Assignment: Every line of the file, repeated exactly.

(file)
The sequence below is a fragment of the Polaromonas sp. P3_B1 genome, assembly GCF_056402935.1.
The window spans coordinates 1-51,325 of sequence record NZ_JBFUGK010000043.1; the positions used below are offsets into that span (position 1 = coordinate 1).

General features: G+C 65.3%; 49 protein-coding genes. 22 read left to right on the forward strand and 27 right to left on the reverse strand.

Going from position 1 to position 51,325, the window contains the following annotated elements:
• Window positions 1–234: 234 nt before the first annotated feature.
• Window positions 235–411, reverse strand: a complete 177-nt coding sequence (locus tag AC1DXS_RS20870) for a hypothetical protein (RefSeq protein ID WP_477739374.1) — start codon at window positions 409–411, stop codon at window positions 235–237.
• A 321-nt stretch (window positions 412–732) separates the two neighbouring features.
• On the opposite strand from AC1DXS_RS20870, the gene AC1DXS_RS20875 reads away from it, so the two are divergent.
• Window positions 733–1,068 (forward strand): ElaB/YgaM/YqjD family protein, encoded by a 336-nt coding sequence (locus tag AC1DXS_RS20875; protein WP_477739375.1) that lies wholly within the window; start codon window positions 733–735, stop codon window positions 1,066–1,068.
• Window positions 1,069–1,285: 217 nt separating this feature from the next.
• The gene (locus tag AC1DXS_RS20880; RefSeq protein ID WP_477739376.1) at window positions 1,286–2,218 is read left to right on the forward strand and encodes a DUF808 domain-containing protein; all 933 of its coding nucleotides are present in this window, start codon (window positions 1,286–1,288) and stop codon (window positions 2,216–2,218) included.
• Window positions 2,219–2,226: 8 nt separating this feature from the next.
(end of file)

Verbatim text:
The sequence below is a fragment of the Polaromonas sp. P3_B1 genome, assembly GCF_056402935.1.
The window spans coordinates 1-51,325 of sequence record NZ_JBFUGK010000043.1; the positions used below are offsets into that span (position 1 = coordinate 1).

General features: G+C 65.3%; 49 protein-coding genes. 22 read left to right on the forward strand and 27 right to left on the reverse strand.

Going from position 1 to position 51,325, the window contains the following annotated elements:
• Window positions 1–234: 234 nt before the first annotated feature.
• Window positions 235–411, reverse strand: a complete 177-nt coding sequence (locus tag AC1DXS_RS20870) for a hypothetical protein (RefSeq protein ID WP_477739374.1) — start codon at window positions 409–411, stop codon at window positions 235–237.
• A 321-nt stretch (window positions 412–732) separates the two neighbouring features.
• On the opposite strand from AC1DXS_RS20870, the gene AC1DXS_RS20875 reads away from it, so the two are divergent.
• Window positions 733–1,068 (forward strand): ElaB/YgaM/YqjD family protein, encoded by a 336-nt coding sequence (locus tag AC1DXS_RS20875; protein WP_477739375.1) that lies wholly within the window; start codon window positions 733–735, stop codon window positions 1,066–1,068.
• Window positions 1,069–1,285: 217 nt separating this feature from the next.
• The gene (locus tag AC1DXS_RS20880; RefSeq protein ID WP_477739376.1) at window positions 1,286–2,218 is read left to right on the forward strand and encodes a DUF808 domain-containing protein; all 933 of its coding nucleotides are present in this window, start codon (window positions 1,286–1,288) and stop codon (window positions 2,216–2,218) included.
• Window positions 2,219–2,226: 8 nt separating this feature from the next.